On Finding Human Connection in Church

Researchers and social scientists have found that most people go to church looking for human connection even above spiritual connection. And, since most of us tend to gravitate towards people who look, think and act like ourselves, our churches tend to lack racial, theological, ideological, and socioeconomic diversity. Birds of a feather flock together as they say. We choose places of worship that most reflect ourselves because we dislike the discomfort that comes with crossing racial, theological, ideological, and socioeconomic boundaries.

Jesus proclaimed that we can experience our fullest humanity and spirituality when we face our fears, insecurities and biases and enter into the lives of people who are very different from ourselves…

“12 remember that at that time you were separate from Christ, excluded from citizenship in Israel and foreigners to the covenants of the promise, without hope and without God in the world. 13 But now in Christ Jesus you who once were far away have been brought near by the blood of Christ.

14 For he himself is our peace, who has made the two groups one and has destroyed the barrier, the dividing wall of hostility, 15 by setting aside in his flesh the law with its commands and regulations. His purpose was to create in himself one new humanity out of the two, thus making peace, 16 and in one body to reconcile both of them to God through the cross, by which he put to death their hostility. ” Eph. 2 NIV

The reality is that most of us, in looking for human connection through church, have chosen the connection we want rather than the connection we need, the connection we were created to enjoy, the connection that Jesus gave his life to provide. Jesus gave his life to break down all the barriers that our fallen humanity has erected and exploited to divide and dehumanize one another.

The church, the gathering of followers of Jesus, is to be a radical departure from the social structures of the world, a place of equality, dignity and respect for everyone regardless of how the world defines and divides us. The sacrament of communion is meant to be a communal meal where rich and poor, powerful and powerless, men and women, children and adults, Jews and Gentiles break bread together as equally loved children of God recognizing that Jesus is our peace and he has given everyone something valuable to offer to the community. This is the new humanity in Jesus Christ.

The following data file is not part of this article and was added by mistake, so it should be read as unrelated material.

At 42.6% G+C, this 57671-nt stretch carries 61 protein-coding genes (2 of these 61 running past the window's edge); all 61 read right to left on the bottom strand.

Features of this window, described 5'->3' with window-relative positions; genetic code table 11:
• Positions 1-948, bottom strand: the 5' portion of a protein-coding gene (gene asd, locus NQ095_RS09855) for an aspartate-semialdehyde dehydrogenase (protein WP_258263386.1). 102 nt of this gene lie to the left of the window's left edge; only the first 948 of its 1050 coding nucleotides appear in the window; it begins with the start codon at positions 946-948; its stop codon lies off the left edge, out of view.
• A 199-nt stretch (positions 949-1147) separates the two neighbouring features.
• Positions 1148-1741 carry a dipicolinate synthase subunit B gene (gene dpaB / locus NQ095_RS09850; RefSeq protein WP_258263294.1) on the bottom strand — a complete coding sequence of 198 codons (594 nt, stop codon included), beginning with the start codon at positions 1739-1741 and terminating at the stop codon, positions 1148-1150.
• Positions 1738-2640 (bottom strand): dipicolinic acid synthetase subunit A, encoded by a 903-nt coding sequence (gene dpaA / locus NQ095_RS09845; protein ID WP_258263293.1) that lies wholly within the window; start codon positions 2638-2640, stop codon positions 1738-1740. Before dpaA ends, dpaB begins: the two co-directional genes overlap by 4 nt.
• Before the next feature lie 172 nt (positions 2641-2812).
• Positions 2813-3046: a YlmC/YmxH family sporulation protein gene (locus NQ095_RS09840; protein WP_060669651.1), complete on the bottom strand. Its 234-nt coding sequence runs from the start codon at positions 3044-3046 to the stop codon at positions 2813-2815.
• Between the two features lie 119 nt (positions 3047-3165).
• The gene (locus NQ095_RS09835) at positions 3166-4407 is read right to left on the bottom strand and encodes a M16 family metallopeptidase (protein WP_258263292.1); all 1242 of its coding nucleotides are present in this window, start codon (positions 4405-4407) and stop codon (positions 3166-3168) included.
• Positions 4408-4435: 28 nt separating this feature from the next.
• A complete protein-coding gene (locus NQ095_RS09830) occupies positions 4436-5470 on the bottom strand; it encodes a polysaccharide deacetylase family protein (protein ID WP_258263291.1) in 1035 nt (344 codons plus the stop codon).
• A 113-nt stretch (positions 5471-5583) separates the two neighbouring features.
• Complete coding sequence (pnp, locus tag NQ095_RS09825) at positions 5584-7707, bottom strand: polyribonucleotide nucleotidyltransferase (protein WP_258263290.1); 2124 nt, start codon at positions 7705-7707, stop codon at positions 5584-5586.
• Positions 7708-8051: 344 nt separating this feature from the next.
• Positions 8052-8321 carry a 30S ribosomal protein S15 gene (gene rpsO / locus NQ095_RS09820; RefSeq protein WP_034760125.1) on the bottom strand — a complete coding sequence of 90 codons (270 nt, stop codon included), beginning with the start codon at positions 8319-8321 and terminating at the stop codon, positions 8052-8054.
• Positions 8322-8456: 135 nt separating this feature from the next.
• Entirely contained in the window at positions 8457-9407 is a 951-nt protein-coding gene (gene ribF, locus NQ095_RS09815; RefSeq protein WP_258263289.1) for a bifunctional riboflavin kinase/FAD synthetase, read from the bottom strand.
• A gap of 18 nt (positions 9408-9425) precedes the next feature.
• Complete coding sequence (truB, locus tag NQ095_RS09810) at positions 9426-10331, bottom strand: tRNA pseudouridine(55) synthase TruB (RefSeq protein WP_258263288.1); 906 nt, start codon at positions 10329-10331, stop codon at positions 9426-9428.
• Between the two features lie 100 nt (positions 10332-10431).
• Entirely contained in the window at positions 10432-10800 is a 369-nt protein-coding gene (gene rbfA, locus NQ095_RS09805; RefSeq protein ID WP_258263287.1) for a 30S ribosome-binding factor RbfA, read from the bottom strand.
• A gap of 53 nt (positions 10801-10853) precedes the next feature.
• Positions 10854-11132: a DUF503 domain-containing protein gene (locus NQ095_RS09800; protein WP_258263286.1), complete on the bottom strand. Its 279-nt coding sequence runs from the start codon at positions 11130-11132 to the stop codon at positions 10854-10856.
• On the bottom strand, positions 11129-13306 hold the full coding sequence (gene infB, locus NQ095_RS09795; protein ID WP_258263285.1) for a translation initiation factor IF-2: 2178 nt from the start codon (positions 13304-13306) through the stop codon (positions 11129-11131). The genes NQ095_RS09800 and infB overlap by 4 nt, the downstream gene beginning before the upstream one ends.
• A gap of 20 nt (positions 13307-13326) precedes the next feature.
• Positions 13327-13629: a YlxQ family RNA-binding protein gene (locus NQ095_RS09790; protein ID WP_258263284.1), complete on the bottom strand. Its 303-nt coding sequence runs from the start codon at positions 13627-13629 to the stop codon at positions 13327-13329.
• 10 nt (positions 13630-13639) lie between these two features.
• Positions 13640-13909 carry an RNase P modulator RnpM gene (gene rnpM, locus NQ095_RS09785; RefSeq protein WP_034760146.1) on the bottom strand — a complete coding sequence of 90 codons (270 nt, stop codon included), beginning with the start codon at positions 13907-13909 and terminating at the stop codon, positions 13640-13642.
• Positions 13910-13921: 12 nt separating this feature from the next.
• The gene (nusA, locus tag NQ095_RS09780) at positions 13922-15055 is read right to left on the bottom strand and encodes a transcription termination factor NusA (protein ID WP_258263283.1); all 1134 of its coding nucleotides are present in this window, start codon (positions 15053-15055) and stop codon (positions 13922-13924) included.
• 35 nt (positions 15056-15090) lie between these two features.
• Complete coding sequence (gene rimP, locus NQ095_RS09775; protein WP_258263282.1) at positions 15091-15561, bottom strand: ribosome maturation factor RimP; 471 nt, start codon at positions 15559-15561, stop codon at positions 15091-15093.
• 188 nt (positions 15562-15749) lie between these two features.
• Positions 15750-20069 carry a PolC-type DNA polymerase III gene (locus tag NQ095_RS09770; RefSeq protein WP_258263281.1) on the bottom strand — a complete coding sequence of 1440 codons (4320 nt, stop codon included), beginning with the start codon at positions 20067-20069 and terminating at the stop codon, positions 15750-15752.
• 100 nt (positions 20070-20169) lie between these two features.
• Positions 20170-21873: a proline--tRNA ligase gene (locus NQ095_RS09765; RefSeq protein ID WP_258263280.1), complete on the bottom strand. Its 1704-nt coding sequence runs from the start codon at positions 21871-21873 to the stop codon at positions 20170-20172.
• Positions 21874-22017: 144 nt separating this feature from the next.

If our churches do not reflect the beauty and diversity of our communities from the greatest to the least— than we are not the church, we are merely social clubs with a veneer of spirituality who have elevated personal salvation and personal purity above loving neighbor, sacrifice over mercy. If we are not actively reconciling people across the barriers Jesus died to destroy— than his death and resurrection are meaningless for us.

We want to feel comfortable in church but we need to embrace the discomfort that comes from leaving our tribe. We want our worldview validated but we need to understand other points of view. We want our kids to be comfortable in Sunday School and youth group but they need to learn to love and accept kids from different backgrounds with different challenges. We want to judge others who are different than us but we need to learn mercy. We want stuff, but we need to give our stuff away. We want to be served but we need to learn how to serve. We want to be right but we need to be open. We want rules but we need the Holy Spirit. We want control but we need to learn to trust. We want to be hip but we need to be humble. We want harmony but we need to work for justice. We want to exclude but we need to learn hospitality. We want church to be neat and easy but we need to love the mess. We want to support missionaries and go on mission trips but we also need to care for the neighbors we don’t look in the eye on the street corner. We want to be first but we need to learn to be last.

If you hunger and thirst for real human connection, the kind your soul needs, the kind that celebrates you for who you are, who you want to be, who you are afraid to be, for the sinner and saint that you are and the person who God loves unconditionally, come break bread with us as we endeavor to build a community of love, dignity, and grace for everyone. www.cornerstoneutica.com